There is a long tradition in philosophy of using a priori methods to draw conclusions about what is possible and what is necessary, and often in turn to draw conclusions about matters of substantive metaphysics. Arguments like this typically have three steps: first an epistemic claim , from there to a modal claim , and from there to a metaphysical claim.
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  8. David J. Chalmers (2006). Perception and the Fall From Eden. In Tamar S. Gendler & John Hawthorne (eds.), Perceptual Experience. Oxford University Press 49--125.
    In the Garden of Eden, we had unmediated contact with the world. We were directly acquainted with objects in the world and with their properties. Objects were simply presented to us without causal mediation, and properties were revealed to us in their true intrinsic glory.
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  9. David J. Chalmers (2004). The Representational Character of Experience. In Brian Leiter (ed.), The Future for Philosophy. Oxford University Press 153--181.
    Consciousness and intentionality are perhaps the two central phenomena in the philosophy of mind. Human beings are conscious beings: there is something it is like to be us. Human beings are intentional beings: we represent what is going on in the world.Correspondingly, our specific mental states, such as perceptions and thoughts, very often have a phenomenal character: there is something it is like to be in them. And these mental states very often have intentional content: they serve to represent the (...)
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  10. David J. Chalmers (1995). Facing Up to the Problem of Consciousness. Journal of Consciousness Studies 2 (3):200-19.
    To make progress on the problem of consciousness, we have to confront it directly. In this paper, I first isolate the truly hard part of the problem, separating it from more tractable parts and giving an account of why it is so difficult to explain. I critique some recent work that uses reductive methods to address consciousness, and argue that such methods inevitably fail to come to grips with the hardest part of the problem. Once this failure is recognized, the (...)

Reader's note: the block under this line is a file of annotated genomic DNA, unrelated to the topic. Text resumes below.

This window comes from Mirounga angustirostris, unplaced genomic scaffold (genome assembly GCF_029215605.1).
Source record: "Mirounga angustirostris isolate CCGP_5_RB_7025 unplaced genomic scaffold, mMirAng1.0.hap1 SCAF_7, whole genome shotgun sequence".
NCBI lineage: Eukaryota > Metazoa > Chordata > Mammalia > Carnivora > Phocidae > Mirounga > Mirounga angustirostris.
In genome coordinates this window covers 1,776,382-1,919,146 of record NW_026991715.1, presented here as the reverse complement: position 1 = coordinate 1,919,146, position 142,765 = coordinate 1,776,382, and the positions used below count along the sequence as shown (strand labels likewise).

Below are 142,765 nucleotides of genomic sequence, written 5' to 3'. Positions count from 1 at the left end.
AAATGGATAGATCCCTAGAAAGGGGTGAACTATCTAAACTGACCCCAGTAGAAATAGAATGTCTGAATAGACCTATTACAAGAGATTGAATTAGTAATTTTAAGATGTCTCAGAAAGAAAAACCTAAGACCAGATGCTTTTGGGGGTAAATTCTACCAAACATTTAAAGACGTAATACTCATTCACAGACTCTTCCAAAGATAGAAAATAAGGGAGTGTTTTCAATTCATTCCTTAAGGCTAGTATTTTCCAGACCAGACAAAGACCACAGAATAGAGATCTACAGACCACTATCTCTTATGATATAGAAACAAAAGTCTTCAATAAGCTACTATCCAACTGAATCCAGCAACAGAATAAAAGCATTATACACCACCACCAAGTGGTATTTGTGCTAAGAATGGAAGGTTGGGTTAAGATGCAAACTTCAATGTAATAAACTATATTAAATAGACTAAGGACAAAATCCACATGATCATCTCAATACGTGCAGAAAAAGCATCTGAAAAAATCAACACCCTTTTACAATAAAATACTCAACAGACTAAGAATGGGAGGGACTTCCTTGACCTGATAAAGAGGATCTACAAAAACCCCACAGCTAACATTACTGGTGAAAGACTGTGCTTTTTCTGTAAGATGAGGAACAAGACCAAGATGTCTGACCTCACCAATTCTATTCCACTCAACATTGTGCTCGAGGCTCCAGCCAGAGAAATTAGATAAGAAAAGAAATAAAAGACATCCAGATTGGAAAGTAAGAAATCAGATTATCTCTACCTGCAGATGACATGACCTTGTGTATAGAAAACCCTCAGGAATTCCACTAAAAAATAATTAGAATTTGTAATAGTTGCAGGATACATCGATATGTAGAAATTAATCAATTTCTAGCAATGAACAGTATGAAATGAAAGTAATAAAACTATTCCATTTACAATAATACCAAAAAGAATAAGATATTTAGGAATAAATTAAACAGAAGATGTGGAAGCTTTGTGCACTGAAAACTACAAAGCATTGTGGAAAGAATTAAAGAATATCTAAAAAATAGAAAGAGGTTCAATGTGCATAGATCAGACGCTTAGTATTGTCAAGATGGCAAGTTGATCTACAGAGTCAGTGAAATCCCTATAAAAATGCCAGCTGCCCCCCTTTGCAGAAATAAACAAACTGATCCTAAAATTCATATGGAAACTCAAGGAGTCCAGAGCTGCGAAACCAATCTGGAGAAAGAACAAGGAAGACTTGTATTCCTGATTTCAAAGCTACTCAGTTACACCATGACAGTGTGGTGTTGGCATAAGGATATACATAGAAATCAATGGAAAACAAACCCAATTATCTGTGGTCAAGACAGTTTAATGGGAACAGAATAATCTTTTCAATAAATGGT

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  11. David J. Chalmers (2015). Why Isn't There More Progress in Philosophy? Philosophy 90 (1):3-31.
    No categories
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  12.  94
    David J. Chalmers (forthcoming). Referentialism and the Objects of Credence: A Reply to Braun. Mind:fzv111.
  13. David J. Chalmers (2011). Verbal Disputes. Philosophical Review 120 (4):515-566.
    The philosophical interest of verbal disputes is twofold. First, they play a key role in philosophical method. Many philosophical disagreements are at least partly verbal, and almost every philosophical dispute has been diagnosed as verbal at some point. Here we can see the diagnosis of verbal disputes as a tool for philosophical progress. Second, they are interesting as a subject matter for first-order philosophy. Reflection on the existence and nature of verbal disputes can reveal something about the nature of concepts, (...)
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  14. David J. Chalmers (2014). Intuitions in Philosophy: A Minimal Defense. Philosophical Studies 171 (3):535-544.
    In Philosophy Without Intuitions, Herman Cappelen focuses on the metaphilosophical thesis he calls Centrality: contemporary analytic philosophers rely on intuitions as evidence for philosophical theories. Using linguistic and textual analysis, he argues that Centrality is false. He also suggests that because most philosophers accept Centrality, they have mistaken beliefs about their own methods.To put my own views on the table: I do not have a large theoretical stake in the status of intuitions, but unreflectively I find it fairly obvious that (...)
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  15. David J. Chalmers (2004). Epistemic Two-Dimensional Semantics. Philosophical Studies 118 (1-2):153-226.